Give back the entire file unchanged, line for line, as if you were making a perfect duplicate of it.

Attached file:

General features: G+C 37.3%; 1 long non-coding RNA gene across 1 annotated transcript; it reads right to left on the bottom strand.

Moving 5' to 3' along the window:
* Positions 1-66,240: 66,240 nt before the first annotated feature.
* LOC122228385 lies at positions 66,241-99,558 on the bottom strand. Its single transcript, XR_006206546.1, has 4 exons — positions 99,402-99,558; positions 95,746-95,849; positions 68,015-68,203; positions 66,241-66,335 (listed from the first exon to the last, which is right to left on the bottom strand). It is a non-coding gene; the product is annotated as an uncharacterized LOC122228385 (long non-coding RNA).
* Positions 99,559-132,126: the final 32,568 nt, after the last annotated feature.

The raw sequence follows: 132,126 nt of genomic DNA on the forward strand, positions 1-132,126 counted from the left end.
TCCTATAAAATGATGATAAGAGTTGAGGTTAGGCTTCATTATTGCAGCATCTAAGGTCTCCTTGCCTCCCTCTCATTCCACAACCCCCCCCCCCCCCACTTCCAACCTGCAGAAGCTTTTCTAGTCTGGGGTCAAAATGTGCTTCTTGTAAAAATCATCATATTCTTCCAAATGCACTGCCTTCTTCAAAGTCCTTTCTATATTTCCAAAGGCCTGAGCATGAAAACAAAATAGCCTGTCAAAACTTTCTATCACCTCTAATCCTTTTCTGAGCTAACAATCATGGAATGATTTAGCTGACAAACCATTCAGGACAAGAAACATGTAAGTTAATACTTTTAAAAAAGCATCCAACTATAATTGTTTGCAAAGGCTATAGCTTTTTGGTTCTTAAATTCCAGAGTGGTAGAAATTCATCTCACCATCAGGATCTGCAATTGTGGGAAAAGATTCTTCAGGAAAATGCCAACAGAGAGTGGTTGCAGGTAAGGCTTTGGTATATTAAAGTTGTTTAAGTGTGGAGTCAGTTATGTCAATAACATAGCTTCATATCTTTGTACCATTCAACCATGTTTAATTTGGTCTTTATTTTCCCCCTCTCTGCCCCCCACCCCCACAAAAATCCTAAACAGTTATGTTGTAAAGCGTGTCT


General features: G+C 37.3%; 1 long non-coding RNA gene across 1 annotated transcript; it reads right to left on the bottom strand.

Moving 5' to 3' along the window:
* Positions 1-66,240: 66,240 nt before the first annotated feature.
* LOC122228385 lies at positions 66,241-99,558 on the bottom strand. Its single transcript, XR_006206546.1, has 4 exons — positions 99,402-99,558; positions 95,746-95,849; positions 68,015-68,203; positions 66,241-66,335 (listed from the first exon to the last, which is right to left on the bottom strand). It is a non-coding gene; the product is annotated as an uncharacterized LOC122228385 (long non-coding RNA).
* Positions 99,559-132,126: the final 32,568 nt, after the last annotated feature.

The raw sequence follows: 132,126 nt of genomic DNA on the forward strand, positions 1-132,126 counted from the left end.
TCCTATAAAATGATGATAAGAGTTGAGGTTAGGCTTCATTATTGCAGCATCTAAGGTCTCCTTGCCTCCCTCTCATTCCACAACCCCCCCCCCCCCCACTTCCAACCTGCAGAAGCTTTTCTAGTCTGGGGTCAAAATGTGCTTCTTGTAAAAATCATCATATTCTTCCAAATGCACTGCCTTCTTCAAAGTCCTTTCTATATTTCCAAAGGCCTGAGCATGAAAACAAAATAGCCTGTCAAAACTTTCTATCACCTCTAATCCTTTTCTGAGCTAACAATCATGGAATGATTTAGCTGACAAACCATTCAGGACAAGAAACATGTAAGTTAATACTTTTAAAAAAGCATCCAACTATAATTGTTTGCAAAGGCTATAGCTTTTTGGTTCTTAAATTCCAGAGTGGTAGAAATTCATCTCACCATCAGGATCTGCAATTGTGGGAAAAGATTCTTCAGGAAAATGCCAACAGAGAGTGGTTGCAGGTAAGGCTTTGGTATATTAAAGTTGTTTAAGTGTGGAGTCAGTTATGTCAATAACATAGCTTCATATCTTTGTACCATTCAACCATGTTTAATTTGGTCTTTATTTTCCCCCTCTCTGCCCCCCACCCCCACAAAAATCCTAAACAGTTATGTTGTAAAGCGTGTCT